Plan B a “Non-Starter”
These endorsements come at an crucial moment, with State
Senators deliberating on whether to ok $2.7 billion in bonds to help fund the
first segment of the project. Rumors
have leaked to the press that some State Senators are pushing a “Plan B,” which
would shift spending from high-speed infrastructure in the Central Valley to
enhancements of conventional infrastructure in
So far, no noted proponent of the 220 mph
"The Plan B being floated would build a mere 28 miles
of new track designated for high-speed rail, creating an orphan section of
track in the Central Valley, killing all momentum toward building a true
high-speed rail system,” said
The City of
The 3,000 square-foot station is built in a traditional style, with a vaulted translucent glass and steel skylight positioned above the central waiting area—a nod to the city’s rich rail history. The station also provides passengers with modern amenities, and is in full compliance with the Americans with Disabilities Act.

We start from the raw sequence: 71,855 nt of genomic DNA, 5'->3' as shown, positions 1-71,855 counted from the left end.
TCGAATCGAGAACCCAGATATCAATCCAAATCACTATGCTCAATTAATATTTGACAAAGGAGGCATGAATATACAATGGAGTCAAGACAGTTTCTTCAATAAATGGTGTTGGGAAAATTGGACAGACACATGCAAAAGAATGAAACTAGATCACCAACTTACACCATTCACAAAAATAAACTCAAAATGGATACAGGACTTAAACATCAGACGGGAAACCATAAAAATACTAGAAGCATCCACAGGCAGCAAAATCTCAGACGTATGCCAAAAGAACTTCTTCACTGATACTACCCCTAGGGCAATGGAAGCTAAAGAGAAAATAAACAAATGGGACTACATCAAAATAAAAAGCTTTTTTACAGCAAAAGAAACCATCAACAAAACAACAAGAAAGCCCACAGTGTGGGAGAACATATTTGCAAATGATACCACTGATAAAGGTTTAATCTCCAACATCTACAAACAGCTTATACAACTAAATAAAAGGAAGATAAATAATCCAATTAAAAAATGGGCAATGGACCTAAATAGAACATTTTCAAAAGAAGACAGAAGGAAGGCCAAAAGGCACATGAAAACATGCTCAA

“We fully expect that such faster, reliable, more frequent train service will one day soon come to our station, and when it does, we’re ready,” Mayor Chris Beutler said at the ribbon-cutting press conference. “The new station can accommodate future growth needs for Amtrak and Lincoln, and can facilitate expanded numbers of passengers, multiple lines, faster trains, even regional and commuter service. All of this means significant, multi-million dollar opportunity realized over a long period of time.”
The West Haymarket Joint Public Agency came up with the $1.3 million in funding for the facility, as part of a larger redevelopment and revitalization effort. You can find out more HaymarketNOW.com.